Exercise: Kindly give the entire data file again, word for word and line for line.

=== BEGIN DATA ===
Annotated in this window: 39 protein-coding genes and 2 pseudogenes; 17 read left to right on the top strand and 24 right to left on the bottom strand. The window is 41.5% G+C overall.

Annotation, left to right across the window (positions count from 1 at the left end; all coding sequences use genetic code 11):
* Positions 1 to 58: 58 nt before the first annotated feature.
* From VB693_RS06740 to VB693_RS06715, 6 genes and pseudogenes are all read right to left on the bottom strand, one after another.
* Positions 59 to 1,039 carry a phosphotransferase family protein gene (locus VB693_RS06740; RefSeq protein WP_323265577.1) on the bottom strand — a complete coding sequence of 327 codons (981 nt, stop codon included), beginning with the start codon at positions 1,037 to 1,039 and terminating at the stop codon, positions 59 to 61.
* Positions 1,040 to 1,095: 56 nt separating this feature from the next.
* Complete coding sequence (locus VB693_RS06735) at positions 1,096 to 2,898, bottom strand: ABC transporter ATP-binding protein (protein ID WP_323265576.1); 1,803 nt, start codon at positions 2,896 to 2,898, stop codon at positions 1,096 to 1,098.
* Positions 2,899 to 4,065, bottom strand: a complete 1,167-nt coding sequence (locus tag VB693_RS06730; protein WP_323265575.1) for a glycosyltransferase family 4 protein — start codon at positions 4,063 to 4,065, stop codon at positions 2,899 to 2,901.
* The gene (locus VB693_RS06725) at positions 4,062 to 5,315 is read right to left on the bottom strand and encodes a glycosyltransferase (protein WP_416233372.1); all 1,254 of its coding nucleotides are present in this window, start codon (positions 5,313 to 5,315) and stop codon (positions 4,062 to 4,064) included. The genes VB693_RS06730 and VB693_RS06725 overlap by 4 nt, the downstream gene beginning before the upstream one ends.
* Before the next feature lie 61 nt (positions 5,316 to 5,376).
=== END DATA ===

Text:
Annotated in this window: 39 protein-coding genes and 2 pseudogenes; 17 read left to right on the top strand and 24 right to left on the bottom strand. The window is 41.5% G+C overall.

Annotation, left to right across the window (positions count from 1 at the left end; all coding sequences use genetic code 11):
* Positions 1 to 58: 58 nt before the first annotated feature.
* From VB693_RS06740 to VB693_RS06715, 6 genes and pseudogenes are all read right to left on the bottom strand, one after another.
* Positions 59 to 1,039 carry a phosphotransferase family protein gene (locus VB693_RS06740; RefSeq protein WP_323265577.1) on the bottom strand — a complete coding sequence of 327 codons (981 nt, stop codon included), beginning with the start codon at positions 1,037 to 1,039 and terminating at the stop codon, positions 59 to 61.
* Positions 1,040 to 1,095: 56 nt separating this feature from the next.
* Complete coding sequence (locus VB693_RS06735) at positions 1,096 to 2,898, bottom strand: ABC transporter ATP-binding protein (protein ID WP_323265576.1); 1,803 nt, start codon at positions 2,896 to 2,898, stop codon at positions 1,096 to 1,098.
* Positions 2,899 to 4,065, bottom strand: a complete 1,167-nt coding sequence (locus tag VB693_RS06730; protein WP_323265575.1) for a glycosyltransferase family 4 protein — start codon at positions 4,063 to 4,065, stop codon at positions 2,899 to 2,901.
* The gene (locus VB693_RS06725) at positions 4,062 to 5,315 is read right to left on the bottom strand and encodes a glycosyltransferase (protein WP_416233372.1); all 1,254 of its coding nucleotides are present in this window, start codon (positions 5,313 to 5,315) and stop codon (positions 4,062 to 4,064) included. The genes VB693_RS06730 and VB693_RS06725 overlap by 4 nt, the downstream gene beginning before the upstream one ends.
* Before the next feature lie 61 nt (positions 5,316 to 5,376).